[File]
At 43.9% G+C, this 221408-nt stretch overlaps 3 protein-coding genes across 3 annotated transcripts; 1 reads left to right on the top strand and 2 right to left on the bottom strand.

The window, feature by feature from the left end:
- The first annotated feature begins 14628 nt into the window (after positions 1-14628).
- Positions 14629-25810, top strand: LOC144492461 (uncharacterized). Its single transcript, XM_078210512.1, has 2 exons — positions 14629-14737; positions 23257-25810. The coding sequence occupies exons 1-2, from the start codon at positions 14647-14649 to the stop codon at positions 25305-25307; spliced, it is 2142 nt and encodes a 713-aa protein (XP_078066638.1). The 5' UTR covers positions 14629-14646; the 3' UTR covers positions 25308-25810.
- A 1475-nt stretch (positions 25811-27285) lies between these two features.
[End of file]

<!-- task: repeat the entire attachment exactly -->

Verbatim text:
At 43.9% G+C, this 221408-nt stretch overlaps 3 protein-coding genes across 3 annotated transcripts; 1 reads left to right on the top strand and 2 right to left on the bottom strand.

The window, feature by feature from the left end:
- The first annotated feature begins 14628 nt into the window (after positions 1-14628).
- Positions 14629-25810, top strand: LOC144492461 (uncharacterized). Its single transcript, XM_078210512.1, has 2 exons — positions 14629-14737; positions 23257-25810. The coding sequence occupies exons 1-2, from the start codon at positions 14647-14649 to the stop codon at positions 25305-25307; spliced, it is 2142 nt and encodes a 713-aa protein (XP_078066638.1). The 5' UTR covers positions 14629-14646; the 3' UTR covers positions 25308-25810.
- A 1475-nt stretch (positions 25811-27285) lies between these two features.